Harlem Renaissance
Cotton Club
Opened as Club DeLux on 142nd Street and Lenox Avenue by Jack Johnson in 1920. After the club failed, Johnson sold the club in 1923 to Owney Madden. Owney Madden called it The Cotton Club and only white people were allowed as guests. Very few blacks were allowed to attend as guests but all of the entertainers, performers and musicians were black.

Savoy Ballroom
Savoy.With 2 bands playing each night, music was continuous at The Savoy Ballroom as the alternative band was always ready in position ready to pick up the beat, when the previous one had completed its set.

Did You Know?
Owney Madden, a prominent bootlegger and gangster, took over the The Cotton Club in 1923 while imprisoned in Sing Sing and changed its name to the Cotton Club. While the club was closed briefly in 1925 for selling liquor, it reopened without trouble from the police. The dancers and strippers occasionally performed for Madden in Sing Sing after his return there in 1933.

Harlem After Dark-The Cotton Club
cotton club. Only the wealthiest, most influential, famous, and notorious went to The Cotton Club. Once new owner/"mob gangster" Madden redesigned the look and feel of the club he made it a "whites only" club. This attracted not just New Yorkers but international visitors. Only the very best African American musicians and performers exhibited their talents at The Cotton Club. Many early black entertainers got their start at the Cotton Club including Duke Ellington, Ethel Waters, Cab Calloway, and Lena Horne. At the time, Owen Madden also selected specific ladies to be "Chorus Girls". He wanted them to have a light complexion and the term he used was "tall, tan and terrific". That was how Lena Horne got her start. She was a chorus girl at the age of sixteen. Famous Dorothy Dandrige got her start there also. The Cotton Club served as a launching pad for so many African Americans. It was definitely a hot spot but not the only hot spot in Harlem.

Harlem After Dark-The Savoy Ballroom
Harlem Renaissance. The Savoy Ballroom was another hot spot in Harlem located on Lenox Avenue between 140th and 141st Streets. It opened in 1926 and closed in 1958. It was a place to enjoy music and dancing and it became the home of the Lindy Hop, a form of swing dancing. Unlike The Cotton Club, blacks and whites mingled and danced together at The Savoy Ballroom.Chick Webb was the bandleader of the best known Savoy house band during the mid-1930s. There was a tradition that happened at The Savoy Ballroom where Chick Webb's house band would compete with the guest band.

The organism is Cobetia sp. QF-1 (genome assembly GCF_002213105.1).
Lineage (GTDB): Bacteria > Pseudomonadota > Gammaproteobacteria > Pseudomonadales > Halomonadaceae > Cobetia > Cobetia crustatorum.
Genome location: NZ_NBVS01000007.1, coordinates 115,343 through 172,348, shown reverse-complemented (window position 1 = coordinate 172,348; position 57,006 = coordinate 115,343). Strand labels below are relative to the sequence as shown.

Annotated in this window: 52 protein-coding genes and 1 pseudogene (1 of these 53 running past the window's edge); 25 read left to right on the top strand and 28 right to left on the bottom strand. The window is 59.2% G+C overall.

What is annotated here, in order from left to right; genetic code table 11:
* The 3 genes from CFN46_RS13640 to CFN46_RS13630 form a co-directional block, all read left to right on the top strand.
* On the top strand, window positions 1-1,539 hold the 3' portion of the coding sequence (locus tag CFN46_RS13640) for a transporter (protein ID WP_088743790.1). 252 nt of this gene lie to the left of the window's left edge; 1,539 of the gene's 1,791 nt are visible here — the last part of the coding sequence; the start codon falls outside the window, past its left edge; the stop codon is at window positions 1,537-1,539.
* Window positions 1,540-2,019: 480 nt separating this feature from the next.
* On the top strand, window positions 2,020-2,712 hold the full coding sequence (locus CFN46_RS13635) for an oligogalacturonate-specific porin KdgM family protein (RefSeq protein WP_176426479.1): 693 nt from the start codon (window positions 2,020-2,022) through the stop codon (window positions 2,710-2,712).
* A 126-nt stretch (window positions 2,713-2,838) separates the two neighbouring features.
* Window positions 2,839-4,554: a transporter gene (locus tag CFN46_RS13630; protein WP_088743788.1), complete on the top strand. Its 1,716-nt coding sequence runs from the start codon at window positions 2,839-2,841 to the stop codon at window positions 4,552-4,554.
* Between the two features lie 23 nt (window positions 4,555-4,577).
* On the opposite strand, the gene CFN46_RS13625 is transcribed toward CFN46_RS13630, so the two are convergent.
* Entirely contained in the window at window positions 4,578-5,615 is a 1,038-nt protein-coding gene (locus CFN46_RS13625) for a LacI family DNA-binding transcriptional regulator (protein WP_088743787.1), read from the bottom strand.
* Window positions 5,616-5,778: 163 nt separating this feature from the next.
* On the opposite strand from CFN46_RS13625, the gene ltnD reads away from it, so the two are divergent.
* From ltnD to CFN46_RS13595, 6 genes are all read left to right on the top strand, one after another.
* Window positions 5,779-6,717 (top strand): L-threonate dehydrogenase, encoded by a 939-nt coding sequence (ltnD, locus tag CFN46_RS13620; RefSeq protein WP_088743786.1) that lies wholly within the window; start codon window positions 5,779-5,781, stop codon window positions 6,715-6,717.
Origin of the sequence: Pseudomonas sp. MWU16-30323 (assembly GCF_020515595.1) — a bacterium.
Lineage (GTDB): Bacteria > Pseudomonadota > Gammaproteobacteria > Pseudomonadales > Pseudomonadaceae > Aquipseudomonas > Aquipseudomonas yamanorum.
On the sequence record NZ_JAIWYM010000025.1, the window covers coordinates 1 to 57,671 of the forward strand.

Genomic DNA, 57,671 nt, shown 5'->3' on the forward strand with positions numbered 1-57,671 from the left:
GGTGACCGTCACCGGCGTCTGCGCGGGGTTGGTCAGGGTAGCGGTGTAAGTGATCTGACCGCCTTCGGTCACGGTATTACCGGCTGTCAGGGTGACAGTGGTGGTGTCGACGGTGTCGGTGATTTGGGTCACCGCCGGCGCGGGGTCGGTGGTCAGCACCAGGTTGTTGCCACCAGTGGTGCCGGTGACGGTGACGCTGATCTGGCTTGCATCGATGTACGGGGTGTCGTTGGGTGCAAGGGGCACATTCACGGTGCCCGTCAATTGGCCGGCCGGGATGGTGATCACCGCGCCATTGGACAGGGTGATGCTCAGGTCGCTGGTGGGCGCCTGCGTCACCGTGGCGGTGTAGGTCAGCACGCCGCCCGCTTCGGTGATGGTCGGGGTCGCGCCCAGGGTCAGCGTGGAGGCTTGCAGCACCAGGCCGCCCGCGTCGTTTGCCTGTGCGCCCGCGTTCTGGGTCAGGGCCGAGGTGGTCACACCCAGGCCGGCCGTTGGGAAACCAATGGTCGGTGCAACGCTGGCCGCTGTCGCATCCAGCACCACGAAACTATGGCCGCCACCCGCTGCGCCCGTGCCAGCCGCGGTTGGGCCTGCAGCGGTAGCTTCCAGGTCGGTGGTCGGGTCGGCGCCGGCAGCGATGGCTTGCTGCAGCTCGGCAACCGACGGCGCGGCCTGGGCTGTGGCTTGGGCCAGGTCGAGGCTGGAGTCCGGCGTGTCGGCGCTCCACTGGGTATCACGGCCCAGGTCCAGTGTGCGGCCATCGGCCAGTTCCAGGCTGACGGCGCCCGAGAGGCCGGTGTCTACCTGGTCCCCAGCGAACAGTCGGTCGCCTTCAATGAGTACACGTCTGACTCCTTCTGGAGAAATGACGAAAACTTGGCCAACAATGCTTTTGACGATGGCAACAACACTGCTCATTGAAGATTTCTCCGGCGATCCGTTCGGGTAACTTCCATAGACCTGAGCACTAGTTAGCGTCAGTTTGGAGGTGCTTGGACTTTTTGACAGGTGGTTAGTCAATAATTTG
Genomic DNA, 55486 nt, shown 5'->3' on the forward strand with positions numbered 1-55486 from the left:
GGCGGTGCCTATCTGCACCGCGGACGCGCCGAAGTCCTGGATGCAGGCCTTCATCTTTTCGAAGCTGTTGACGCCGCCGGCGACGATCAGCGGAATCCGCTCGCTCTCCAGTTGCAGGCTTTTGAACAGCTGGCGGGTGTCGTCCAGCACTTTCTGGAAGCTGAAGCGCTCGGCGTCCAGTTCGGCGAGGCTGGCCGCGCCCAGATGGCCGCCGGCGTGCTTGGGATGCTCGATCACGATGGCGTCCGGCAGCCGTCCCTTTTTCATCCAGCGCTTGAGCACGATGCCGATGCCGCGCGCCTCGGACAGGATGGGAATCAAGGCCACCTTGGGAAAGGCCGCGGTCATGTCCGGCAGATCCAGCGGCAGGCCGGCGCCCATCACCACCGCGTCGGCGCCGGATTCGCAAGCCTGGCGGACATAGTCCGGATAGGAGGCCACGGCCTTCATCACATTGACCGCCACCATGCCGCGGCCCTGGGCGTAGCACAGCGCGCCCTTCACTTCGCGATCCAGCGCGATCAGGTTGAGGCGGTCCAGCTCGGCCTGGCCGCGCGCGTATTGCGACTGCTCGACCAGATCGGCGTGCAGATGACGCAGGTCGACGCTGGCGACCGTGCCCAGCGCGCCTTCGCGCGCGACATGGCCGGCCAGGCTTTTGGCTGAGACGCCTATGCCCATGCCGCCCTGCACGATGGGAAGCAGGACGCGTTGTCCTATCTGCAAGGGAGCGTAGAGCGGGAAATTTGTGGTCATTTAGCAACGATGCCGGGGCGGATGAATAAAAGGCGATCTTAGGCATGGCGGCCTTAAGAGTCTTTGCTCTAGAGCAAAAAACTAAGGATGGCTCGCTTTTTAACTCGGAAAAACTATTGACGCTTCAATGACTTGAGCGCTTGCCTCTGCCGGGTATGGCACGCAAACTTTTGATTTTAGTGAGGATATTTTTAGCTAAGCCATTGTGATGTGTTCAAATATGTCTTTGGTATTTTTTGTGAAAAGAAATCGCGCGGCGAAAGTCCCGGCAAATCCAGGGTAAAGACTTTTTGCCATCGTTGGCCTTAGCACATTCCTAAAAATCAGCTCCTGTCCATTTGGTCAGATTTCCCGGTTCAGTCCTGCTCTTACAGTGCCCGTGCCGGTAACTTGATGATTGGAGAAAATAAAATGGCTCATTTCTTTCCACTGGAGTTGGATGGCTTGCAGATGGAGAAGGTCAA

The crowd would determine the winning band by voting who was the best. There were two famous competitions between bands that were the most memorable. The first "battle" was between the Benny Goodman Orchestra and Chick Webb's orchestra in 1937. The second "battle" was between Count Basie's orchestra and Chick Webb's orchestra in 1938. The concensus was that Chick Webb's band won both times.

The Swing Era
During the 1920s, Harlem was filled with African Americans who migrated from the rural south to the industrial north in search of a better life. Swing Dance.
Instead, they found that housing and jobs were scarce. Landlords charged high rents to people who earned low wages, and overcrowding was rampant. Racial discrimination was a fact of life. Social dance played an important role in Harlem life. For some, dance was a break from the harsh economic realities and the drudgery of earning a living doing monotonous tasks. People often held "rent parties" filled with music and dance, where guests were charged an entry fee that was used to pay the monthly rent.

The Lindy Hop, a form of swing dancing, ignited cutthroat competition among its practitioners. At the Savoy Ballroom, for example, you wouldn't dare venture out onto the small patch of floor known as "Cat's Corner" unless you believed your skills to be among the best. Creativity and personal expression ruled this spot where elite dancers congregated. Skimming the cream from this crop, Herbert "Whitey" White formed Whitey's Lindy Hoppers in 1935. He began booking his dancers at public and private venues all over town. Parties thrown by rich white socialites were prized gigs. Whitey's troupe hit the big time when several members won the Lindy Hop division at the Harvest Moon Ball, New York City's premier dance competition. The troupe translated this success into an international tour that took the dancers to Broadway and the Cotton Club in New York and the Moulin Rouge in Paris. This in turn led to film appearances, notably the Marx Brothers' A Day at the Races. The troupe's appearance in the movie Helzapoppin' introduced the Lindy Hop to the masses and touched off a global dance sensation.

How significant was The Lindy Hop/Swing Era? Jazz great Duke Ellington wrote a song as a tribute to Florence Mills, a dancer, jazz singer and actress. Louis Armstrong composed a piece for dancer Shorty George, "King of the Savoy," who is often given credit for giving the Lindy Hop its name. Countee Cullen wrote about the joy of dance in his poem "She of the Dancing Feet Sings." Painter William H. Johnson's work, Street Life, was inspired by the stylish people he saw at the Savoy Ballroom. Jazz musicians and dancers are pictured in Palmer Hayden's painting, Jeunesse. Margaret Brassler Kane's sculpture, Harlem Dancers, depicts embracing dance partners. The Lindy Hop/Swing Era was very significant!

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